Master to mentor: Stutzman helping India’s impressive armless archer
The 16-year-old, who holds her bow with her foot in the style of famous Armless Archer Matt Stutzman, shot only eight points less than Indian teammate and world record breaker Sarita to seed fourth after the compound women’s qualifying round.
Together, the pair set a new doubles world record – and an impressive first day at her para worlds debut.
Sheetal is the only female archer without arms competing at these championships. She only started shooting 11 months ago, but the undoubtedly talented athlete is already shooting at a level that some would only dream of.
“I’m very excited. It’s a big competition,” said Sheetal, who aims to represent her country at the Paris 2024 Paralympics. “I know it’s a qualification tournament. And I feel great here.”
Devi lives with her family in the mountains India. She was born without arms but her life is that of a normal teenager. She goes to school – and now she trains.
“I never thought I could do archery,” she said.
One phone call to coach Kuldeep Kumar changed everything.
“I told her to come to the academy and see other people shooting,” he said. She progressed rapidly. “I took her to the national championships. She was excited and saw many para archers with different disabilities. She quickly got really interested in the sport.”
Devi is making her debut at the World Archery Para Championships this week, but it isn’t her first international event. She has good memories in the Czech Republic – she took silver at the European Para Archery Cup held across the country in Nove Mesto in May.
She’s been competing against able-bodied under-18s and winning medals domestically since.
Sheetal is one of three armless archers on the line in Pilsen. And she’s drawn the attention of the reigning World Archery Para Champion – and the trailblazer for the technique – Stutzman.
“It’s kind of hard to believe! There are probably six armless archers now! It’s amazing,” he said. “You only really see them at big events, so this our chance to help them as much as possible.”
Stutzman shot three arrows through Devi’s bow – and that was enough to lend his valuable insight.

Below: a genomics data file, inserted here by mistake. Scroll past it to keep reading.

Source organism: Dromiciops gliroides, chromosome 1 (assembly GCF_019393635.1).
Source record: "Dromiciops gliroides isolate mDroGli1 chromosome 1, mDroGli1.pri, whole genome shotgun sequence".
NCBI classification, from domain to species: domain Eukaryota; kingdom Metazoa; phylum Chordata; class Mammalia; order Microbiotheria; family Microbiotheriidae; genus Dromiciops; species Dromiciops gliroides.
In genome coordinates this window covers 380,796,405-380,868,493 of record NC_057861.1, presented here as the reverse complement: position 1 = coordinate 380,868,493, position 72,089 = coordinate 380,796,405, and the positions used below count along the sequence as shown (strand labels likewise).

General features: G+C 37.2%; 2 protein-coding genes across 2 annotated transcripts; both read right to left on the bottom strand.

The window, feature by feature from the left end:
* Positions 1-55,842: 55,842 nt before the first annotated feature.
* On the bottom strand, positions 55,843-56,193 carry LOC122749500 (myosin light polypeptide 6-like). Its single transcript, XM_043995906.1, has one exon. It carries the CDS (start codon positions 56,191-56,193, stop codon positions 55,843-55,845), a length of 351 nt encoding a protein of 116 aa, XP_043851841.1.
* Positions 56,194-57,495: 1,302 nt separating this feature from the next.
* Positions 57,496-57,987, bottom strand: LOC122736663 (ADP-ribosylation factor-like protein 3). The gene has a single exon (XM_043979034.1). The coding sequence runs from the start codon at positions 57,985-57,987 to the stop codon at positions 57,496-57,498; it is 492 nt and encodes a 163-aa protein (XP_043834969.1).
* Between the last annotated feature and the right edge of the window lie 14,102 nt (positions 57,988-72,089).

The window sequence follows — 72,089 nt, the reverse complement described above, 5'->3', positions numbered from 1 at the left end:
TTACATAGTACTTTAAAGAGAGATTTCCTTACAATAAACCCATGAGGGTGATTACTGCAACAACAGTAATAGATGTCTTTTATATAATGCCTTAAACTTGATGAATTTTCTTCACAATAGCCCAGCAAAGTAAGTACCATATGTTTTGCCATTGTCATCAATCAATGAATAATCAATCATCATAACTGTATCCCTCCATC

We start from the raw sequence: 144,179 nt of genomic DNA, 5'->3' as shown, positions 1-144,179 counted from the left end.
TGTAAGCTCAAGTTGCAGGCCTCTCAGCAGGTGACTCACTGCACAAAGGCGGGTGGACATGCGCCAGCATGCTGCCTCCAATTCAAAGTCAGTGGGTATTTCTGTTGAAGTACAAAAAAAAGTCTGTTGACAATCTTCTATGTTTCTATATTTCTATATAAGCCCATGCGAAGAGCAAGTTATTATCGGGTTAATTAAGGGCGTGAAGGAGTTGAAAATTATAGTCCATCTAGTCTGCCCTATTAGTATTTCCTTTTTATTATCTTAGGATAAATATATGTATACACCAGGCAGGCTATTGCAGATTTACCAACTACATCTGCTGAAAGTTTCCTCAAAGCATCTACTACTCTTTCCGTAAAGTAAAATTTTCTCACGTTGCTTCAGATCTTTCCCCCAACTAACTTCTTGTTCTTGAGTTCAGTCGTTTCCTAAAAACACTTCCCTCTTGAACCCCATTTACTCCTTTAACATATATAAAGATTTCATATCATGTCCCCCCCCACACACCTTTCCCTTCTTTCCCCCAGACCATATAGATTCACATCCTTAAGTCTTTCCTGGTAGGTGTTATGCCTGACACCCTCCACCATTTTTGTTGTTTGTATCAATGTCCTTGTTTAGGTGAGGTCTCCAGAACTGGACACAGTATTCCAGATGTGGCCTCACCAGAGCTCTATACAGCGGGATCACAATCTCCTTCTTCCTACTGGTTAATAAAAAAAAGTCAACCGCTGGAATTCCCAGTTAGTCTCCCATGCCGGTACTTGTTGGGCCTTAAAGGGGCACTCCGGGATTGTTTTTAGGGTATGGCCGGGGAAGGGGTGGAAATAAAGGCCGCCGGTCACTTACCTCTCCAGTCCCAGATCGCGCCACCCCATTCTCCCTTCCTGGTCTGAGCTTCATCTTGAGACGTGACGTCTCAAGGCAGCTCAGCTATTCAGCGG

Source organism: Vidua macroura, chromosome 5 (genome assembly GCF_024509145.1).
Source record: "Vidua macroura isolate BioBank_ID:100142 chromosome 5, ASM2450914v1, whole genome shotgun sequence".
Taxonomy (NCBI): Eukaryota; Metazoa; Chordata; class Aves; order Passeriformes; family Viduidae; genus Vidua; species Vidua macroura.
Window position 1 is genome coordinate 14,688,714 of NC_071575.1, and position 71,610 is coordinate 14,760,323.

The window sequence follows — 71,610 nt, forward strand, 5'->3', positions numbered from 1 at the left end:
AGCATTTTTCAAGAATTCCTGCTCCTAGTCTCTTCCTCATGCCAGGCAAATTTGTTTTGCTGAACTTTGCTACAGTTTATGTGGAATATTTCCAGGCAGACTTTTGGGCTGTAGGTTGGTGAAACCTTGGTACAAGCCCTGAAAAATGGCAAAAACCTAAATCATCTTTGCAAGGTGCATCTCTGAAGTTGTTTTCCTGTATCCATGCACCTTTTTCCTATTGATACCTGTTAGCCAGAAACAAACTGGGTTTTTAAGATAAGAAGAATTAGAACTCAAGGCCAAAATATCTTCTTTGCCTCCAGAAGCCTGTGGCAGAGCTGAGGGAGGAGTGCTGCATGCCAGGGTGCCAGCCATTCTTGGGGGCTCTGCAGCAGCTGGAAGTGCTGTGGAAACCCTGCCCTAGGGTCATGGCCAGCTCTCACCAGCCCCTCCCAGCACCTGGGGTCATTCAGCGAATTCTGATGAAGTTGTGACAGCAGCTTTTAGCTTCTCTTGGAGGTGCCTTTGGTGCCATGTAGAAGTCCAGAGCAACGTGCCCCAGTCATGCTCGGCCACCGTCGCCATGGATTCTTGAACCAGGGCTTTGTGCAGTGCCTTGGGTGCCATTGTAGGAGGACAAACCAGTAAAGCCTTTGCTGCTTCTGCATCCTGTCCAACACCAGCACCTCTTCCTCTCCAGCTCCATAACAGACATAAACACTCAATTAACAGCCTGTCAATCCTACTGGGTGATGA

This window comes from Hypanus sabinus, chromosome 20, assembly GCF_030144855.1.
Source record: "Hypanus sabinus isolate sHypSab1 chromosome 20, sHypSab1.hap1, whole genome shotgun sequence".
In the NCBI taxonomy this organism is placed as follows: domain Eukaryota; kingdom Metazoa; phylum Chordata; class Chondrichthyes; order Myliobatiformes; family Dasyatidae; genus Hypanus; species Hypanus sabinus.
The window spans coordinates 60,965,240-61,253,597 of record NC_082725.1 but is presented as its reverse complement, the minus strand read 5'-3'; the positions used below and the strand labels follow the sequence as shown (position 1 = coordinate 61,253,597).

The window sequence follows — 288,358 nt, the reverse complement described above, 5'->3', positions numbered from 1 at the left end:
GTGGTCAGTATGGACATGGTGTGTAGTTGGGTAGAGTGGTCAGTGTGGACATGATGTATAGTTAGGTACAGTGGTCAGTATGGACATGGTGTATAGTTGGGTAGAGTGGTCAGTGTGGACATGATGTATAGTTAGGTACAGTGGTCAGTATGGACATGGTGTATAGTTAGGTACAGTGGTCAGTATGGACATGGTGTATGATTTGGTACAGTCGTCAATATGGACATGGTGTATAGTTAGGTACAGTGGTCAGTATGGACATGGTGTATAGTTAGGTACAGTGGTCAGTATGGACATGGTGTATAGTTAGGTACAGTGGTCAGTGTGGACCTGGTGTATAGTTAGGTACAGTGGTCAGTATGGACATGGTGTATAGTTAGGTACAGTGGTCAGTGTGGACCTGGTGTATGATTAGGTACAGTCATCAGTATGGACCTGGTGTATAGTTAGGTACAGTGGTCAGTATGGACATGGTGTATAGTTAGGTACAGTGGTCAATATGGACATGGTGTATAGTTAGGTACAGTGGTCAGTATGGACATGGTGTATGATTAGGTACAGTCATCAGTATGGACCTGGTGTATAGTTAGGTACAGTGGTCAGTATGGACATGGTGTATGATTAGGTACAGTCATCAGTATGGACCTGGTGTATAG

“I could tell her coach that her peep needs to be bigger because the sizing of the peep and the scope is wrong,” he said. “He wouldn’t have known that if I hadn’t shot her bow.”
He’s probably the only one who could help in such a manner.
Sheetal watched on as the legend of para archery shot her equipment.
“The first arrow went in the eight, second in the nine. Before the third shot, he said, ‘now I will shoot a 10’. And he shot a 10,” said coach Kuldeep. “She was watching very excited and was very happy.”
It was a priceless lesson with a master – maybe a mentor.
“Matt was the first armless archer, and it was the first time I met him,” she said. “I was very excited.”
It didn’t take long for her to deploy her new learnings to devastating effect. Her 689-point 72-arrow 50-metre qualifying round was world-class for an archer with arms, let alone one with out.
(Stutzman shot four points less, with 685.)
“I want her to be successful,” said Matt. “She wants to win really bad. It’s good she came because we can help her out.”
It was only last year in Dubai that there were multiple armless archers on the shooting line at the World Archery Para Championships. Now it’s normal. And, despite the inherent challenge, they’re performing.
“I can retire now and be okay with everything. I’ve done really well, but the fact that we have other armless archer is way more important. It builds archery,” said Stutzman. He assures that Paris will be his last Paralympic campaign.
“It proves anybody can shoot a bow. You don’t need arms do to that.”
“Bows just want to be shot.”